data.hEvent = CreateEvent(NULL, FALSE, FALSE, NULL);
  data.hRes = S_OK;
  int nThread = m_Allocator.GetThread(m_pApartments, m_nThreads);
  //thread-pool thread selection
  //ask thread-pool STA to create object
    CComApartment::ATL_CREATE_OBJECT, 0, (LPARAM)&data);
  if (SUCCEEDED(data.hRes))
  //unmarshal interface pointer
  data.hRes = CoGetInterfaceAndReleaseStream(data.pStream,
                                             riid, ppvObj);
  return data.hRes;

With COM object creation function pfnCreateInstance in message ATL_CREATE_OBJECT, the thread-pool STA creates an ITestServerAutoThread COM object, and marshals its interface pointer to main STA by invoking ::CoMarshalInterThreadInterfaceInStream, which will establish a channel between the thread-pool STA and the main STA. Subsequently, the main STA will un-marshal the interface pointer by ::CoGetInterfaceAndReleaseStream and pass it back to the COM system, which involves in another round of marshaling between the local server and the request client. With the RPC channel established between the pair of COM object and client, function call requests can be routed to the server and executed concurrently in different thread-pool STAs.

After clients have released their references to COM objects, the COM objects are destroyed. At the time the last reference count is released, CComAutoThreadModule object's destructor is invoked. The destructor will terminate thread-pool STAs by posting them WM_QUIT messages.

template <class ThreadAllocator>    //line 5197
  for (int i=0; i < m_nThreads; i++)
    //modified according to msdn BUG:Q202128
                          WM_QUIT, 0, 0);
    while (::PostThreadMessage(m_pApartments[i].m_dwThreadID,
                          WM_QUIT, 0, 0) == 0) ::Sleep(100); 
    ::WaitForSingleObject(m_pApartments[i].m_hThread, INFINITE);
  delete[] m_pApartments;


A single Threaded Apartment protects a COM object's data integrity by preventing multiple threads from accessing it. However, a STA also prevents multiple threads from concurrently accessing their respective COM objects if these objects are created in a single STA, which is the default local server mode. The Auto Threaded Server Module allows multiple instances of the client application to access the same local server simultaneously by creating a thread pool to contain multiple COM objects in separated STA apartments.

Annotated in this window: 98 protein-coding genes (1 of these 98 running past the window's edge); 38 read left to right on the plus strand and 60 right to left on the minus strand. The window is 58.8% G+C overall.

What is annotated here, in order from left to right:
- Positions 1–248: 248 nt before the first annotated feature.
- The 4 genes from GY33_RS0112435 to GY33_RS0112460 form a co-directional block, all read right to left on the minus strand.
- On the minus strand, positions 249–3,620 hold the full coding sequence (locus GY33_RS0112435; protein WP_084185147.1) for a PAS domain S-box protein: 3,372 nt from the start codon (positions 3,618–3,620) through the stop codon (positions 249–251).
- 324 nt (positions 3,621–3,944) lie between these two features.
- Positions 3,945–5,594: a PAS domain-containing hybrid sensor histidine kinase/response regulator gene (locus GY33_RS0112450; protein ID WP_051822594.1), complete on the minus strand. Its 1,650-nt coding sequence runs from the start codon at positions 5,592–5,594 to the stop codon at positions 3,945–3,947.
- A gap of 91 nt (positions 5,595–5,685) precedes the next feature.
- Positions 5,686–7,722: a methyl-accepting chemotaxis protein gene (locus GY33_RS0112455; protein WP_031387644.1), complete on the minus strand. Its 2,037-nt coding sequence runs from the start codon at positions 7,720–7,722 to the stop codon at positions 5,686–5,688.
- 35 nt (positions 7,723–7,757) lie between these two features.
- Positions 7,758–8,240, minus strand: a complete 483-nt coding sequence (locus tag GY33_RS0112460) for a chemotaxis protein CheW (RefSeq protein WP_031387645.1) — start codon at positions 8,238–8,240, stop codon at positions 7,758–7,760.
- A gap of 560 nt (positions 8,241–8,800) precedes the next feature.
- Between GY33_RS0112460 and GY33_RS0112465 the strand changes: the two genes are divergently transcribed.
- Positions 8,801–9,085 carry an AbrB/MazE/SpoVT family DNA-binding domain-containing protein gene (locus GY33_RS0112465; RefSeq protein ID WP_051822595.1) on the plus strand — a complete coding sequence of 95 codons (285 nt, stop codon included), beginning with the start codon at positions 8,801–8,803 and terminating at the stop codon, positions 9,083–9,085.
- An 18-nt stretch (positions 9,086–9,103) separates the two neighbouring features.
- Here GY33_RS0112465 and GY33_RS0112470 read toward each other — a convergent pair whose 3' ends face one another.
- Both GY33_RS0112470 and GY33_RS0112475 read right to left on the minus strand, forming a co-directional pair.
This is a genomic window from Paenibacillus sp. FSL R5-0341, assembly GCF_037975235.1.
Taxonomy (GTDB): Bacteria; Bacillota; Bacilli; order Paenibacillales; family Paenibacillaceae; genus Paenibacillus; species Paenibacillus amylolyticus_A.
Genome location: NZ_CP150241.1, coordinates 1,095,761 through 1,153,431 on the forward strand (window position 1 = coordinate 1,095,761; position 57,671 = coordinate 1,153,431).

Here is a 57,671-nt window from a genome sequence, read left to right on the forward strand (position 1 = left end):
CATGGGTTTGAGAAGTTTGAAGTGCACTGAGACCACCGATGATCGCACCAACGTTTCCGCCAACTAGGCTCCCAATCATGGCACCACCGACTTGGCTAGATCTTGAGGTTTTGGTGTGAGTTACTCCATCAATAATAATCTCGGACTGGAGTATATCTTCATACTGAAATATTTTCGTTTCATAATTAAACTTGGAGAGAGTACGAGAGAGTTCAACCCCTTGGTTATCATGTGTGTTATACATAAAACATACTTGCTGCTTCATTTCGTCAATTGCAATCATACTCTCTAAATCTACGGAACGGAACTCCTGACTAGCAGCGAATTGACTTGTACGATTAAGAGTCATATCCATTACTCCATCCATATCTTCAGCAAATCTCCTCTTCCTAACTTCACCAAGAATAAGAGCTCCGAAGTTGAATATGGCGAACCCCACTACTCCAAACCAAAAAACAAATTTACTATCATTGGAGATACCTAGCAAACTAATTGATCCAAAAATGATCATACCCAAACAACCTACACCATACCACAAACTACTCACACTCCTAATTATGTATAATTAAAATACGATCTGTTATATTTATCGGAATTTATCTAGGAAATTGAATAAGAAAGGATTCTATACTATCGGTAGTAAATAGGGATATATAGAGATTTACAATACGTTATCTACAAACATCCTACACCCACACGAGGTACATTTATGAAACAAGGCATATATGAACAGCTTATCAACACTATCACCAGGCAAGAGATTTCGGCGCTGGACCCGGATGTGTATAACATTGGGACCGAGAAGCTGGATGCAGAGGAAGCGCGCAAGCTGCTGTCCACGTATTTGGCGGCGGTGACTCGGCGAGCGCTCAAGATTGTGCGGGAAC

1 For more detail on interface pointer marshalling and function call marshalling, please refer to
the section "Concurrency Management: Threading Models," "DCOM Architecture" Markus Horstmann and Mary Kirtland, MSDN, 1997
Chapter 5, "Apartments,"Essential COM DON BOX, Addison-Wesley Pub Co, 1997


Download VC6 source - 50 Kb
Download VC7 source - 52 Kb


  • Please send me missing figures

    Posted by HaeRim lee on 03/18/2013 12:06pm

    Most figures are broken links. They are so important to understand this article. Please send me them thx HR Lee

  • Figures are missing!

    Posted by HaeRim Lee on 03/18/2013 12:03pm

    Hi Zhao, I really like this article, but most of the figures links are broken and not displayed any more. They are quite important to understand your article. Please let me know how to get the missing figures. thx HR Lee

  • Trouble maker

    Posted by Nikhil on 06/25/2012 07:57pm

    Simple & clear xplanation. Can u also throw some light on the unknown iissues occurs when MTA app accesses STA COM objects?

  • Cool Stuff with excellent format

    Posted by Legacy on 10/24/2003 12:00am

    Originally posted by: Jeff

    hi, zhao:
    you must be a writer talent! I found you here:http://www.codeproject.com/script/profile/whos_who.asp?id=44435.
    cool, u also in Canada? which Prov?

    with warm regards,

    fyi: I am here http://www.codeproject.com/script/profile/whos_who.asp?id=73491

    • STA COM

      Posted by Artralarasu on 07/07/2006 01:17pm

      Hi, While talking abt STA performance while multiple client accessing single server. Instead of creating auto thread model,can't we achieve thru COM-MTA Threading model

  • great

    Posted by Legacy on 07/11/2003 12:00am

    Originally posted by: nazar


  • very good

    Posted by Legacy on 07/10/2003 12:00am

    Originally posted by: shijie xiong

    Nice article. very clear!

  • Very Good

    Posted by Legacy on 06/11/2003 12:00am

    Originally posted by: Charles

    how about if adding thread-safe protection into
    ShowOperation and testing with MTA?

  • How to create CLSID for your Class

    Posted by Legacy on 03/13/2003 12:00am

    Originally posted by: daongoctu

    As I see in your LocalServerDefault.tlb file. There are some define for your classID and InterfaceID.

    extern "C" const GUID __declspec(selectany) LIBID_LOCALSERVERDEFAULTLib =
    extern "C" const GUID __declspec(selectany) CLSID_TestServerDefault =
    extern "C" const GUID __declspec(selectany) IID_ITestServerDefault =

    I was done as same as you guide. But there are no thing in that file - The classID that help us doing with function CoCreateInstance(CLSID_TestServerDefault,NULL,

  • cool stuff

    Posted by Legacy on 02/12/2003 12:00am

    Originally posted by: sreelatha

    great job ...appreciate Zhao

  • Inaccurate information.

    Posted by Legacy on 02/07/2003 12:00am

    Originally posted by: Recommend

    Try ::CoInitialize(NULL) in the main thread and ::CoInitialize(COINIT_APARTMENTTHREADED) at the worker thread, see how this could effect your console application.

    See Richard Grimes WROX book "Professional ATL COM", "Essential COM" by Don Box is not that practical.